The European Commission is thinking about it, says Alain Hutchinson, Government Commissioner for Europe. He is responsible for liaison between Brussels and the institutions:

“The Commission believes that about 40% of telework could be made permanent. That means: you go to work three days, you work two days at home. Or vice versa. From week to week, it can vary. But that means a 40% lighter load of workers’ accommodation, if I may say so. This means a 40% reduction in the amount of office space required.

What will also change is the organisation of the offices: no more dedicated places, officials will move to shared landscaped areas.

If the European Commission is not communicating much, it is because its new human resources strategy is still under construction. But it confirms that changes are underway. Teleworking is one argument (for the European Commission’s new building policy), but the other is its willingness to take care of its environmental impact, as one of its spokespersons writes: “The Commission is assessing how best to use its space, taking into account these new working methods, but also in order to further reduce its environmental impact (e.g. by replacing low-energy performance buildings with newer buildings with the highest energy performance standards)…”.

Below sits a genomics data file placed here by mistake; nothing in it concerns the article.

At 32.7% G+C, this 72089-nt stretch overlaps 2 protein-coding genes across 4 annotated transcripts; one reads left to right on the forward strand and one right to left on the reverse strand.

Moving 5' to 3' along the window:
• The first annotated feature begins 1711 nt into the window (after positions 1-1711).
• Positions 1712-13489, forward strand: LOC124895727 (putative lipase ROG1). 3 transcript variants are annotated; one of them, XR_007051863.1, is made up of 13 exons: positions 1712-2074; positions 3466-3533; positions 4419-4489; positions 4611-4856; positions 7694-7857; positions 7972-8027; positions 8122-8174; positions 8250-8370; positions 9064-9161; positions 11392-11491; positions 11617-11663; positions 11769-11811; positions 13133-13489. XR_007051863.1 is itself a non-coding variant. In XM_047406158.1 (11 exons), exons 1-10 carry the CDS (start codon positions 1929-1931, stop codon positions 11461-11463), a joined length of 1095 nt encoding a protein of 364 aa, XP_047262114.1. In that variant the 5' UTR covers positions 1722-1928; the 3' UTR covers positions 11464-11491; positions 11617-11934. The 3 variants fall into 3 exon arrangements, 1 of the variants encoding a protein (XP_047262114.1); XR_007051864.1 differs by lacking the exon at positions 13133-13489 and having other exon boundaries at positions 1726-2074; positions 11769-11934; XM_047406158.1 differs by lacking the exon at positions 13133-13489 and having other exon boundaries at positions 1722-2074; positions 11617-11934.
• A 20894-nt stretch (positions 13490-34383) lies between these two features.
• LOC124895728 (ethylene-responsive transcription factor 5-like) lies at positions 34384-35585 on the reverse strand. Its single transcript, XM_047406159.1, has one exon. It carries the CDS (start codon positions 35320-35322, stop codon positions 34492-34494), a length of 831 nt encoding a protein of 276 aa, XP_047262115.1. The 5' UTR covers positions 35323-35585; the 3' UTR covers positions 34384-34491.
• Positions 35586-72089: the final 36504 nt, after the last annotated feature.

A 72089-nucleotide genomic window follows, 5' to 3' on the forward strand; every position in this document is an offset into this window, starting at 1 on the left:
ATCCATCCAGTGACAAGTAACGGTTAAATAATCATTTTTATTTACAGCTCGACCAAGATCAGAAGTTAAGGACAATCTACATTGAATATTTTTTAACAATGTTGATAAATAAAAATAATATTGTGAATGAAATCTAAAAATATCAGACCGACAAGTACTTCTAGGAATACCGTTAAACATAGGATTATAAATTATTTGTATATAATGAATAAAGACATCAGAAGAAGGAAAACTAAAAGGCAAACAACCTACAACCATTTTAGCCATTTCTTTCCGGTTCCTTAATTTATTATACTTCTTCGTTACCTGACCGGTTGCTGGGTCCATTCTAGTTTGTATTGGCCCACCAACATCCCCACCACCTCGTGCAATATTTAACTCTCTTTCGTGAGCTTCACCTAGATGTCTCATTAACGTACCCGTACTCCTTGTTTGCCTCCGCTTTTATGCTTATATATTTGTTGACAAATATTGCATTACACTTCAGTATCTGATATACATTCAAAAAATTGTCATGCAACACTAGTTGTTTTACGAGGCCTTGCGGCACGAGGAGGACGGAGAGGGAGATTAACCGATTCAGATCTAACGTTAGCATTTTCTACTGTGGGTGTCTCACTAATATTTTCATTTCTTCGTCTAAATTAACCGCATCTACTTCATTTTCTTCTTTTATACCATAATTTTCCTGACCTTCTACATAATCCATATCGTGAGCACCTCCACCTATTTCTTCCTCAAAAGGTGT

Destroy, rebuild

Most of these buildings are located in the European quarter. Recent examples include the offices of the Copernicus building, which have just been sold to the European Commission for 20 years, and the controversial The One tower.

Marco Schmitt brushes aside this environmental argument, in order to stick as closely as possible to the European green pact, the famous Green Deal. He lives in this neighbourhood and juggles two hats: president of the Quartier Léopold Association and, until very recently, a member of Inter Environnement Bruxelles:

“Beyond the fact that The One tower is a disaster from the point of view of its integration into the landscape, given that it exceeds all the gauges, it even crosses the perspective of the Arcades du Cinquantenaire, it has an appalling energy cost. A building that was already the tallest in the district was demolished to build a much taller one. All of this is old-fashioned thinking, if you don’t mind me saying so.

Regrouping in the European Quarter